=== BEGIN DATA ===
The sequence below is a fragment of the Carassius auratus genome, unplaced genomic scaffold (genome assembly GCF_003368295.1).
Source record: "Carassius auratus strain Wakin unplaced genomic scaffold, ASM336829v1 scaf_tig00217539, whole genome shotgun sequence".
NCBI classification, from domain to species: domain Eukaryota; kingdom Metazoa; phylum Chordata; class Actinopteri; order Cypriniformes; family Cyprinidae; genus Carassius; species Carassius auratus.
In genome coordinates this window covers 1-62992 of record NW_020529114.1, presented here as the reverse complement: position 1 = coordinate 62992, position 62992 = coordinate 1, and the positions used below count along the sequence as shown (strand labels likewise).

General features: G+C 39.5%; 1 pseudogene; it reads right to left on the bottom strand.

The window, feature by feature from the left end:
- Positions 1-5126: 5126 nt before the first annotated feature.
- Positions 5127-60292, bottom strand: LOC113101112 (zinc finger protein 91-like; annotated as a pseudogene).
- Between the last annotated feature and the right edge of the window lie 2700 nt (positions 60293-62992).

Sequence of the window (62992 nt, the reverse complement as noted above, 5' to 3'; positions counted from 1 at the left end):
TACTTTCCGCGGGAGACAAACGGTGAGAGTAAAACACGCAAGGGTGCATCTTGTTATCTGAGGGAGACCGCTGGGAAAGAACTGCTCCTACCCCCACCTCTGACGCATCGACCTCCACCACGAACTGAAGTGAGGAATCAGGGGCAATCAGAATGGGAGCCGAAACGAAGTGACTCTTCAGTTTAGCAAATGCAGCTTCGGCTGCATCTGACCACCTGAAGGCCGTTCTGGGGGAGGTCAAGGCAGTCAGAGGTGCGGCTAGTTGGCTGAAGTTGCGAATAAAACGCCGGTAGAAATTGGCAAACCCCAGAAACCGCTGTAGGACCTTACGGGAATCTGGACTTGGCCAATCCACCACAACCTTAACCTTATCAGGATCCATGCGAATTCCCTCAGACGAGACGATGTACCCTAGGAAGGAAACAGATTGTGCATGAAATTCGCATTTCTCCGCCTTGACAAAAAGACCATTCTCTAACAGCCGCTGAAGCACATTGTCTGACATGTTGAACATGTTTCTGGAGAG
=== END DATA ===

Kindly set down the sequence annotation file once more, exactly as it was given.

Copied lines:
The sequence below is a fragment of the Carassius auratus genome, unplaced genomic scaffold (genome assembly GCF_003368295.1).
Source record: "Carassius auratus strain Wakin unplaced genomic scaffold, ASM336829v1 scaf_tig00217539, whole genome shotgun sequence".
NCBI classification, from domain to species: domain Eukaryota; kingdom Metazoa; phylum Chordata; class Actinopteri; order Cypriniformes; family Cyprinidae; genus Carassius; species Carassius auratus.
In genome coordinates this window covers 1-62992 of record NW_020529114.1, presented here as the reverse complement: position 1 = coordinate 62992, position 62992 = coordinate 1, and the positions used below count along the sequence as shown (strand labels likewise).

General features: G+C 39.5%; 1 pseudogene; it reads right to left on the bottom strand.

The window, feature by feature from the left end:
- Positions 1-5126: 5126 nt before the first annotated feature.
- Positions 5127-60292, bottom strand: LOC113101112 (zinc finger protein 91-like; annotated as a pseudogene).
- Between the last annotated feature and the right edge of the window lie 2700 nt (positions 60293-62992).

Sequence of the window (62992 nt, the reverse complement as noted above, 5' to 3'; positions counted from 1 at the left end):
TACTTTCCGCGGGAGACAAACGGTGAGAGTAAAACACGCAAGGGTGCATCTTGTTATCTGAGGGAGACCGCTGGGAAAGAACTGCTCCTACCCCCACCTCTGACGCATCGACCTCCACCACGAACTGAAGTGAGGAATCAGGGGCAATCAGAATGGGAGCCGAAACGAAGTGACTCTTCAGTTTAGCAAATGCAGCTTCGGCTGCATCTGACCACCTGAAGGCCGTTCTGGGGGAGGTCAAGGCAGTCAGAGGTGCGGCTAGTTGGCTGAAGTTGCGAATAAAACGCCGGTAGAAATTGGCAAACCCCAGAAACCGCTGTAGGACCTTACGGGAATCTGGACTTGGCCAATCCACCACAACCTTAACCTTATCAGGATCCATGCGAATTCCCTCAGACGAGACGATGTACCCTAGGAAGGAAACAGATTGTGCATGAAATTCGCATTTCTCCGCCTTGACAAAAAGACCATTCTCTAACAGCCGCTGAAGCACATTGTCTGACATGTTGAACATGTTTCTGGAGAG